3 Biggest Free Agent Decisions for Giants’ GM and Coach in 2024 NFL Offseason


The New York Giants 2023 season was a veritable disaster, considering the team made the postseason the previous year.


Recently extended quarterback Daniel Jones struggled, then landed on injured reserve. The offense lacked dependable playmakers, and the defense only occasionally played like a postseason-caliber unit

The Giants finished with only six wins and parted with defensive coordinator Don Martindale at the end of the season. However, head coach Brian Daboll and general manager Joe Schoen will both return for 2024. Their vision for the franchise will continue.

“It takes time, takes a couple of offseasons, it takes a few drafts to build it the right way,” Schoen said, per Fox Sports’ Ralph Vacchiano

It’s going to take, work, though, and the Giants have several challenging decisions in front of them

Running back Saquon Barkley was New York’s most reliable offensive player in 2023, at least when healthy. However, injuries limited him to 14 games. Injury concerns have consistently clouded Barkley’s pro career, and he’s set to turn 27 next month.


Signing Barkley to a long-term extension would come with significant risk, though letting him go could have a negative impact on Jones—who signed a four-year, $160 million extension last offseason, which he has yet to live up to.


Using the franchise tag for a second straight year would be problematic, though it doesn’t seem as if Barkley would fight it.


“They did it last year. So I’m numb to it. I don’t have any feelings toward that at all,” Barkley said, per Pat Leonard of the New York Daily News.


New York is projected to have $37.9 million in cap space, but tagging Barkley would require him getting a 20-percent raise over his 2023 salary—which would eat $12.1 million in cap space.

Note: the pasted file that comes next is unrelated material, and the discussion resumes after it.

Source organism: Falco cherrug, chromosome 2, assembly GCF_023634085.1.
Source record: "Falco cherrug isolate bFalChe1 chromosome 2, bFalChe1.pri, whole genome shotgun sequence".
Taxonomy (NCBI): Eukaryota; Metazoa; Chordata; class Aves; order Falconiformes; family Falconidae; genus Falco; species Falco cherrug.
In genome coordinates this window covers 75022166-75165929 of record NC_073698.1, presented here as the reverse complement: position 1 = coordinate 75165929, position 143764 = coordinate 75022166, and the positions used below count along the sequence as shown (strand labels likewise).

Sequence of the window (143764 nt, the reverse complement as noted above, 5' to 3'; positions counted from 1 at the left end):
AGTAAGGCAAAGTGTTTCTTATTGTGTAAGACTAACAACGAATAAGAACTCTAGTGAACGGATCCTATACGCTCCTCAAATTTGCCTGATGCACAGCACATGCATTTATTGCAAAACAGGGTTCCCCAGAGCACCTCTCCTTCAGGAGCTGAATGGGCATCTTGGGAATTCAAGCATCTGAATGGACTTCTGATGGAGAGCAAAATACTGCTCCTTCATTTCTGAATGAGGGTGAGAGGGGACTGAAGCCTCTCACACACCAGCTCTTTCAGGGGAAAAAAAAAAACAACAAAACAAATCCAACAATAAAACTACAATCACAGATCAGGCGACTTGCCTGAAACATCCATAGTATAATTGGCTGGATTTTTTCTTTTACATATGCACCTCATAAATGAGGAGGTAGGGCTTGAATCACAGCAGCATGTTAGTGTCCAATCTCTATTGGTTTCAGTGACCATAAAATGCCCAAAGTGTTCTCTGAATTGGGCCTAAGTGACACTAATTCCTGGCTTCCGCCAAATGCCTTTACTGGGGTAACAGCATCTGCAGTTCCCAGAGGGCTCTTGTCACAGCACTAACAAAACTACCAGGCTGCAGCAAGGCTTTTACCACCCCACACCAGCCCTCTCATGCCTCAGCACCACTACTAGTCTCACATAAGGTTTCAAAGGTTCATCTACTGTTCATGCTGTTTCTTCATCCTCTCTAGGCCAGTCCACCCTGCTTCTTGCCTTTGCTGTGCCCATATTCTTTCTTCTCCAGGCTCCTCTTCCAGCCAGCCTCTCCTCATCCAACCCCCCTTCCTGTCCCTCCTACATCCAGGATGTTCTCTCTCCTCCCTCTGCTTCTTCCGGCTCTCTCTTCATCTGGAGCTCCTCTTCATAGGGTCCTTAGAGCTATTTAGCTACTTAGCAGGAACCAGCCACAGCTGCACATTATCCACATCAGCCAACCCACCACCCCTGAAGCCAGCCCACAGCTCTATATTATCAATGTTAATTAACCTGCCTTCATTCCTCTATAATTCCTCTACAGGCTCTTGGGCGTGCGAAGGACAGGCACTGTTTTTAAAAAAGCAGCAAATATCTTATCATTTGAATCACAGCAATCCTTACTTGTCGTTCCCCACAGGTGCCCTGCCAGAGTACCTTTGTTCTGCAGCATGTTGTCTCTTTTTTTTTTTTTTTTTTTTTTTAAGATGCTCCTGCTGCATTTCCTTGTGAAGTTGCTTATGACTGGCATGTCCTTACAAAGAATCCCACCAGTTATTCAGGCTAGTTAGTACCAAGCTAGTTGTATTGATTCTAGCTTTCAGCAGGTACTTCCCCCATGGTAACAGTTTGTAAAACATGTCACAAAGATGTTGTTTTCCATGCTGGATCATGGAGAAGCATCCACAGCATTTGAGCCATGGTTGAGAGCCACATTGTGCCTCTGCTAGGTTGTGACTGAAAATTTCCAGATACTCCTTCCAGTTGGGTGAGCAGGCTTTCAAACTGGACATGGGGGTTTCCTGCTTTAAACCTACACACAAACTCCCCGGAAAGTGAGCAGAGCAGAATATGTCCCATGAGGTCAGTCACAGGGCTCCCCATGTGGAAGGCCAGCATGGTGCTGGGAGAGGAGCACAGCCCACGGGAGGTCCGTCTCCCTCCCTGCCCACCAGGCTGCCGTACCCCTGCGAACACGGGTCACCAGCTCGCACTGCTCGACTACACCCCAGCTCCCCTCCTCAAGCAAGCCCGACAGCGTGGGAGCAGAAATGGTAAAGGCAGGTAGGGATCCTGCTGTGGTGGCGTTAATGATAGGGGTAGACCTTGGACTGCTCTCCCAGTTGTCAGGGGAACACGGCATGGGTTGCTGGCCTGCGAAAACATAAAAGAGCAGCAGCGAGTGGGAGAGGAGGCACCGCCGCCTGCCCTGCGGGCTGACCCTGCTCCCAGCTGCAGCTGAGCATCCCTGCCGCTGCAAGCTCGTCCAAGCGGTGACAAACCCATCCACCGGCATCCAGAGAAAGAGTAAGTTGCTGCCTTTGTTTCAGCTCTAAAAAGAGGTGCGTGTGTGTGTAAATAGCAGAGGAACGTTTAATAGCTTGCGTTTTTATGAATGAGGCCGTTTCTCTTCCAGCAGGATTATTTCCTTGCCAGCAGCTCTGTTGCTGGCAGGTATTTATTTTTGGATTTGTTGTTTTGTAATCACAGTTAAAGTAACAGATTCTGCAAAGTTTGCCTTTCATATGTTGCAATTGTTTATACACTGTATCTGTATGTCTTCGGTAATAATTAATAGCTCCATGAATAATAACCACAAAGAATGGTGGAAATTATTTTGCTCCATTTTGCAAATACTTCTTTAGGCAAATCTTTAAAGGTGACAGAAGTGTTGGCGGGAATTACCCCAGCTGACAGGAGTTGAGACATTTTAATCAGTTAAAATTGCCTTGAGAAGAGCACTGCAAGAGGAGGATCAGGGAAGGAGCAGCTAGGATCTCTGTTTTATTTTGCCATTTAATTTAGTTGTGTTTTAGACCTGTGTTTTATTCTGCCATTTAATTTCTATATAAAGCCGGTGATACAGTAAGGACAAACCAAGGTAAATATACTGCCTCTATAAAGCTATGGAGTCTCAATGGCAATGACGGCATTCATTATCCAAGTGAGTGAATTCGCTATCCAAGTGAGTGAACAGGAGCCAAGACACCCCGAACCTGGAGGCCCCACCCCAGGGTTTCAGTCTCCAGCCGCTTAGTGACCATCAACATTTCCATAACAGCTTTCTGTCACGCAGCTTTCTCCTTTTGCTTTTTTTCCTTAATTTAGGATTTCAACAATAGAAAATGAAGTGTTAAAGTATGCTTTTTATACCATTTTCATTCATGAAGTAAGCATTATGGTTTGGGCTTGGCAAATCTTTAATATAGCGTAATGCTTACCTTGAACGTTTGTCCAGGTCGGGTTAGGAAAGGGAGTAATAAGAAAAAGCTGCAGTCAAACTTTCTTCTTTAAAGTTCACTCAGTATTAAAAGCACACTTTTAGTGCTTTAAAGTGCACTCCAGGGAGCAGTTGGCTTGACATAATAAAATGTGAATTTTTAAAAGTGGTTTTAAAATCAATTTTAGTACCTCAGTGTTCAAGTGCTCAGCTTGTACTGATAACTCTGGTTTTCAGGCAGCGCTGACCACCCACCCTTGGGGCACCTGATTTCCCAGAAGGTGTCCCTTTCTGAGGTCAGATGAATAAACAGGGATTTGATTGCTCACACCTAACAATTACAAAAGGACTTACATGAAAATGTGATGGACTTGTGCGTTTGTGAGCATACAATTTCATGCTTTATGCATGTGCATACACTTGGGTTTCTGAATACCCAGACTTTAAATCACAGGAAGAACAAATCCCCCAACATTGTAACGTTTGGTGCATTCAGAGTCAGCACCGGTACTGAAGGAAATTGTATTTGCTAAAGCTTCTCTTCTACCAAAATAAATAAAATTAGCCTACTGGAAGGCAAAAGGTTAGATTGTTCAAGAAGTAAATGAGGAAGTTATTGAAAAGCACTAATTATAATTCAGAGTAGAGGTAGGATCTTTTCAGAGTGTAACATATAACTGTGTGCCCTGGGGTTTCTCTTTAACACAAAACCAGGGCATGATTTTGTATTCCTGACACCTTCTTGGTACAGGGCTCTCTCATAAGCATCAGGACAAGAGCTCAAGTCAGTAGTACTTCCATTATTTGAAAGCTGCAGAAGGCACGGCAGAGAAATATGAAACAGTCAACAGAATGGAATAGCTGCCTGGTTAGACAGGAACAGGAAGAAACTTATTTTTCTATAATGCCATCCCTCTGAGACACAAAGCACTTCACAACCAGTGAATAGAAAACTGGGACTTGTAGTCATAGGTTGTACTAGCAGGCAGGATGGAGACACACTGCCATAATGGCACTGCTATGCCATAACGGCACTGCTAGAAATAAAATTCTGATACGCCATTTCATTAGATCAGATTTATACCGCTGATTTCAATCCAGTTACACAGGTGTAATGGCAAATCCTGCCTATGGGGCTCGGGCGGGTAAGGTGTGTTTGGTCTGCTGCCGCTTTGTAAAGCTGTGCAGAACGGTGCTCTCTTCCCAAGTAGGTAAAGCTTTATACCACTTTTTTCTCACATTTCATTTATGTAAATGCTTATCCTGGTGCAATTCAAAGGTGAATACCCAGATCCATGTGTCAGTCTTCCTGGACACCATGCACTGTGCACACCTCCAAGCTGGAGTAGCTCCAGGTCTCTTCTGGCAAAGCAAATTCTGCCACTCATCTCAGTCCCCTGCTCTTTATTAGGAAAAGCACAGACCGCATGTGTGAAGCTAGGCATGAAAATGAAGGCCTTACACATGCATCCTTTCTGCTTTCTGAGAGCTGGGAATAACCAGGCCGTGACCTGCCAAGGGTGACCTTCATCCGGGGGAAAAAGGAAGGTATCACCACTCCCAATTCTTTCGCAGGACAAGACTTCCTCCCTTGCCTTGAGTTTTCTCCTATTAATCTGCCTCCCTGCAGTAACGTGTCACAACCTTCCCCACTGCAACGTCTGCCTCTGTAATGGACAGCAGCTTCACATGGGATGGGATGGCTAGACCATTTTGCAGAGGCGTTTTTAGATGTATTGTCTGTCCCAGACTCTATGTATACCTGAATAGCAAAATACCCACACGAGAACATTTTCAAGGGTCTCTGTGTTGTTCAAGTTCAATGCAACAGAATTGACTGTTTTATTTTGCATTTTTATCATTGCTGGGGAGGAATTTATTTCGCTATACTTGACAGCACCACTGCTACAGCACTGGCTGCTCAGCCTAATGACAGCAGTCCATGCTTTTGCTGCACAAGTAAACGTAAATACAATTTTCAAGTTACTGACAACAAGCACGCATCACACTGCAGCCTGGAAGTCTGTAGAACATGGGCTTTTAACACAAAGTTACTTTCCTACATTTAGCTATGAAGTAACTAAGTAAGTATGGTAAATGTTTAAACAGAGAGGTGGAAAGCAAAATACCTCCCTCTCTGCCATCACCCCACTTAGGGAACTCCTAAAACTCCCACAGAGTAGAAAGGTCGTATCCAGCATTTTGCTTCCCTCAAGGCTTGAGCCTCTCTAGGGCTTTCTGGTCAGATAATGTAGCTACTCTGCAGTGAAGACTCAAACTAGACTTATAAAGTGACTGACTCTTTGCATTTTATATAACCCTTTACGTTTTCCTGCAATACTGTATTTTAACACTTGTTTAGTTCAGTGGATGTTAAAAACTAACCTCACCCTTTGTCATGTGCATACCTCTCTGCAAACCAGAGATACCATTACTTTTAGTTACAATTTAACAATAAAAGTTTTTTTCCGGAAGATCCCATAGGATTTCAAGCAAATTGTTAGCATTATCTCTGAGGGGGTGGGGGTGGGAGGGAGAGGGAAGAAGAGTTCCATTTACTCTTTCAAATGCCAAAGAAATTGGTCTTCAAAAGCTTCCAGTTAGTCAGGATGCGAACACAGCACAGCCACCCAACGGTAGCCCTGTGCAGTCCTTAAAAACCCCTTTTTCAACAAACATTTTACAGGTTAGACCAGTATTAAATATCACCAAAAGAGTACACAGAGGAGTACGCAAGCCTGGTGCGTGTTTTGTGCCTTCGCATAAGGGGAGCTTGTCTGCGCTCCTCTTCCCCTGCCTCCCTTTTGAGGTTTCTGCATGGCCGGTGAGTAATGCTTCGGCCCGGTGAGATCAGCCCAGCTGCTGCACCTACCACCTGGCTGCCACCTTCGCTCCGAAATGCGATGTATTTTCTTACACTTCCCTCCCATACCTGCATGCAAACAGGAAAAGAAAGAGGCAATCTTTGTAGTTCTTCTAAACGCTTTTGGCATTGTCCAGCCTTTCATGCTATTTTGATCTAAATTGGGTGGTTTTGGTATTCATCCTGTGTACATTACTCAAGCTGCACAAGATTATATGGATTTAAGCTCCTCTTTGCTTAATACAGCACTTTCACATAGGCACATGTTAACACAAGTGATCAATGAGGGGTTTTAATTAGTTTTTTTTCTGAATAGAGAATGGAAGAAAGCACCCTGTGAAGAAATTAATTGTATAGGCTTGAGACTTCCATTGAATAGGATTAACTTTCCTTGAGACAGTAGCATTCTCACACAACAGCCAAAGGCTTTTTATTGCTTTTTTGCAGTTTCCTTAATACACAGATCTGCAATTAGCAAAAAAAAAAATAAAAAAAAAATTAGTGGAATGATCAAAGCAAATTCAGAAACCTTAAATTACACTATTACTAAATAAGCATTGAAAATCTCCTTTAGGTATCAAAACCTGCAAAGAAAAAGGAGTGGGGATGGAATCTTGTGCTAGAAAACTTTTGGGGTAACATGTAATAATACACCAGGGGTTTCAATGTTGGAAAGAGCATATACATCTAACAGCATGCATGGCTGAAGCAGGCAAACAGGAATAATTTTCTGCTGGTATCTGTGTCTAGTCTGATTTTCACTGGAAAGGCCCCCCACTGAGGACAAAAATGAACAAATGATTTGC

Daboll and Schoen must figure out how to retain Barkley and whether doing so would be more logical than replacing him with a younger, cheaper option.


Giants S Isaiah Simmons Cooper Neill/Getty Images

The Giants acquired safety Isaiah Simmons from the Arizona Cardinals in August for a mere seventh-round pick in the 2024 draft. Now, they have to decide whether the 25-year-old is worth keeping long-term.

On one hand, New York hasn’t invested much in Simmons. If he proves to only be a one-year rental, it won’t substantially derail the team’s organizational plans. On the other hand, he was a solid contributor in 2023

Simmons appeared in all 17 games, made four starts and finished with 50 tackles, a sack and an interception. In coverage, he allowed an opposing passer rating of only 81.9, according to Pro Football Reference.

New York isn’t in a position to simply let promising young players walk out the door, but Simmons is likely to receive a fair bit of interest on the open market. While he was largely a rotational player this past season, he’s talented, versatile and plays a premium position.

Simmons has a projected market value of $16.5 million annually. The Giants must determine if keeping him is worth that or whether the money could be better spent on areas of need, like the offensive line and wide receiver.

Bengals WR Tee Higgins Jeff Moreland/Icon Sportswire via Getty Images

Darius Slayton remains a solid receiver, and New York did see some flashes from young wideouts Jalin Hyatt and Wan’Dale Robinson. However, the Giants still lack a true No. 1 pass-catchers, which has been a major obstacle in Jones’ growth.


Daboll and Schoen have to decide whether they can remedy the situation in free agency or whether they should again try their luck in the draft.


We’ve seen rookie receivers have instant impacts in recent years, though draft prospects are still totally unproven. Several established wideouts, including Tee Higgins, Calvin Ridley, Mike Evans and Michael Pittman Jr., are scheduled to be available in free agency.


However, veteran receivers do not come cheaply. Higgins, for example, has a projected market value of $18.6 million annually.


The cheaper route would be for New York to continue developing the receivers it has and target another early in the draft. However, a vet like Higgins or Pittman would be more of a “sure thing” when it comes to giving Jones immediate help.


At this point, Jones is a quarterback who needs help more than a signal-caller who will elevate the talent around him.


It’s a tricky situation to navigate, both because of New York’s cap situation and because the Giants still don’t know exactly what they have in their quarterback


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